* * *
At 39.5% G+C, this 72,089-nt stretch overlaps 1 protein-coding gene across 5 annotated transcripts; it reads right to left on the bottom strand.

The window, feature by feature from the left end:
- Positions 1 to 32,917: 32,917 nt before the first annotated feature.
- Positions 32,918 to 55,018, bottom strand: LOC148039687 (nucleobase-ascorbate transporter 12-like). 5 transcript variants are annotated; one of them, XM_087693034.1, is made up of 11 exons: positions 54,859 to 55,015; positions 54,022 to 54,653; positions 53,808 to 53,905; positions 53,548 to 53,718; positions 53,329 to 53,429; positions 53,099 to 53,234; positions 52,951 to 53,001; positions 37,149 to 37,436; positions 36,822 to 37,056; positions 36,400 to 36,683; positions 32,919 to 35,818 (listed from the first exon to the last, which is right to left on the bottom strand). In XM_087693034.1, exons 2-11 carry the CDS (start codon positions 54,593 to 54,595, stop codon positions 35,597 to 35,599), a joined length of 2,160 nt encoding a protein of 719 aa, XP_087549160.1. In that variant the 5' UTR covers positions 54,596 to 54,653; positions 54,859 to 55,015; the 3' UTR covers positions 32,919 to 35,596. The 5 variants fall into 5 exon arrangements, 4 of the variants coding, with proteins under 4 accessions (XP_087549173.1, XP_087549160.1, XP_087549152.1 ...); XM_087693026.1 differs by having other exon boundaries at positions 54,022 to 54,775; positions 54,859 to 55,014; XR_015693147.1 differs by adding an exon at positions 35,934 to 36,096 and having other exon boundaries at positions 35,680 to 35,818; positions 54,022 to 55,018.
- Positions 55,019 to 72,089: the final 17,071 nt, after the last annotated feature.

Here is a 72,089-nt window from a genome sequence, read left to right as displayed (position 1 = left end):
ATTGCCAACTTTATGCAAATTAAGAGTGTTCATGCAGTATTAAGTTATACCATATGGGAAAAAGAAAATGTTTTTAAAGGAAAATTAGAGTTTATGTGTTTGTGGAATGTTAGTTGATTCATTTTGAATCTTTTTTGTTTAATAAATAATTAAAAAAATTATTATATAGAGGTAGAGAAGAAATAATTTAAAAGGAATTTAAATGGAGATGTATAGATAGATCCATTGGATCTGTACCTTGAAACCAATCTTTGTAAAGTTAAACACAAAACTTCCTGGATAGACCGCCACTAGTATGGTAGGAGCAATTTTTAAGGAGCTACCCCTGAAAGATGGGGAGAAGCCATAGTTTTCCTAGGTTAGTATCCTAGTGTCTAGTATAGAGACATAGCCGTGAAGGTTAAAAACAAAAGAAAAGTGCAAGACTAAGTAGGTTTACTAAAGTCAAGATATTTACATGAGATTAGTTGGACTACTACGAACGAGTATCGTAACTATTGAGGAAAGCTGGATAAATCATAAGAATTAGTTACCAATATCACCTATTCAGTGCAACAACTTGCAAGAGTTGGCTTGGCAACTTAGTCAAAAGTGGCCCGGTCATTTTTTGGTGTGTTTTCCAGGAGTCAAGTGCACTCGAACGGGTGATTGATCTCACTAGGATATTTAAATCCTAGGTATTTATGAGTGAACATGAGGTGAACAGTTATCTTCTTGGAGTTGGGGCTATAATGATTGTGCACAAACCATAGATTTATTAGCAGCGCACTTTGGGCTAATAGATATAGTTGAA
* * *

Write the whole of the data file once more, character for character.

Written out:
At 39.5% G+C, this 72,089-nt stretch overlaps 1 protein-coding gene across 5 annotated transcripts; it reads right to left on the bottom strand.

The window, feature by feature from the left end:
- Positions 1 to 32,917: 32,917 nt before the first annotated feature.
- Positions 32,918 to 55,018, bottom strand: LOC148039687 (nucleobase-ascorbate transporter 12-like). 5 transcript variants are annotated; one of them, XM_087693034.1, is made up of 11 exons: positions 54,859 to 55,015; positions 54,022 to 54,653; positions 53,808 to 53,905; positions 53,548 to 53,718; positions 53,329 to 53,429; positions 53,099 to 53,234; positions 52,951 to 53,001; positions 37,149 to 37,436; positions 36,822 to 37,056; positions 36,400 to 36,683; positions 32,919 to 35,818 (listed from the first exon to the last, which is right to left on the bottom strand). In XM_087693034.1, exons 2-11 carry the CDS (start codon positions 54,593 to 54,595, stop codon positions 35,597 to 35,599), a joined length of 2,160 nt encoding a protein of 719 aa, XP_087549160.1. In that variant the 5' UTR covers positions 54,596 to 54,653; positions 54,859 to 55,015; the 3' UTR covers positions 32,919 to 35,596. The 5 variants fall into 5 exon arrangements, 4 of the variants coding, with proteins under 4 accessions (XP_087549173.1, XP_087549160.1, XP_087549152.1 ...); XM_087693026.1 differs by having other exon boundaries at positions 54,022 to 54,775; positions 54,859 to 55,014; XR_015693147.1 differs by adding an exon at positions 35,934 to 36,096 and having other exon boundaries at positions 35,680 to 35,818; positions 54,022 to 55,018.
- Positions 55,019 to 72,089: the final 17,071 nt, after the last annotated feature.

Here is a 72,089-nt window from a genome sequence, read left to right as displayed (position 1 = left end):
ATTGCCAACTTTATGCAAATTAAGAGTGTTCATGCAGTATTAAGTTATACCATATGGGAAAAAGAAAATGTTTTTAAAGGAAAATTAGAGTTTATGTGTTTGTGGAATGTTAGTTGATTCATTTTGAATCTTTTTTGTTTAATAAATAATTAAAAAAATTATTATATAGAGGTAGAGAAGAAATAATTTAAAAGGAATTTAAATGGAGATGTATAGATAGATCCATTGGATCTGTACCTTGAAACCAATCTTTGTAAAGTTAAACACAAAACTTCCTGGATAGACCGCCACTAGTATGGTAGGAGCAATTTTTAAGGAGCTACCCCTGAAAGATGGGGAGAAGCCATAGTTTTCCTAGGTTAGTATCCTAGTGTCTAGTATAGAGACATAGCCGTGAAGGTTAAAAACAAAAGAAAAGTGCAAGACTAAGTAGGTTTACTAAAGTCAAGATATTTACATGAGATTAGTTGGACTACTACGAACGAGTATCGTAACTATTGAGGAAAGCTGGATAAATCATAAGAATTAGTTACCAATATCACCTATTCAGTGCAACAACTTGCAAGAGTTGGCTTGGCAACTTAGTCAAAAGTGGCCCGGTCATTTTTTGGTGTGTTTTCCAGGAGTCAAGTGCACTCGAACGGGTGATTGATCTCACTAGGATATTTAAATCCTAGGTATTTATGAGTGAACATGAGGTGAACAGTTATCTTCTTGGAGTTGGGGCTATAATGATTGTGCACAAACCATAGATTTATTAGCAGCGCACTTTGGGCTAATAGATATAGTTGAA